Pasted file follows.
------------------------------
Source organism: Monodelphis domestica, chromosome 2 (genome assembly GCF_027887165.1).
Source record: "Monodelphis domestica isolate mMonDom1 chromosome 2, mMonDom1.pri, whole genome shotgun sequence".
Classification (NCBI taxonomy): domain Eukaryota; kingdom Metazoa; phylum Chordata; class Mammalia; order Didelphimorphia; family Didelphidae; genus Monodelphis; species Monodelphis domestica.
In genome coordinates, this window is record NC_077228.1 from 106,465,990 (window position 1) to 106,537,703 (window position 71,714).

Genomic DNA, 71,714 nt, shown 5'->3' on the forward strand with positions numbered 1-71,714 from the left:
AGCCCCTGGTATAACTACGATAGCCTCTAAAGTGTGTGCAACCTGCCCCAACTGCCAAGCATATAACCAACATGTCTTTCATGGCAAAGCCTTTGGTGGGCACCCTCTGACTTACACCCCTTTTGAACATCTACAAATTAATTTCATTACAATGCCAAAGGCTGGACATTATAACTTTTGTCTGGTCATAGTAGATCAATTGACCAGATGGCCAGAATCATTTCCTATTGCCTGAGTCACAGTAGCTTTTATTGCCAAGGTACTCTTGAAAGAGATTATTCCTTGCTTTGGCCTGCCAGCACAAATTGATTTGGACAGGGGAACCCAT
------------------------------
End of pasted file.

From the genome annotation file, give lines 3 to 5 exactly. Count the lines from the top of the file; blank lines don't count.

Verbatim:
Classification (NCBI taxonomy): domain Eukaryota; kingdom Metazoa; phylum Chordata; class Mammalia; order Didelphimorphia; family Didelphidae; genus Monodelphis; species Monodelphis domestica.
In genome coordinates, this window is record NC_077228.1 from 106,465,990 (window position 1) to 106,537,703 (window position 71,714).

Genomic DNA, 71,714 nt, shown 5'->3' on the forward strand with positions numbered 1-71,714 from the left: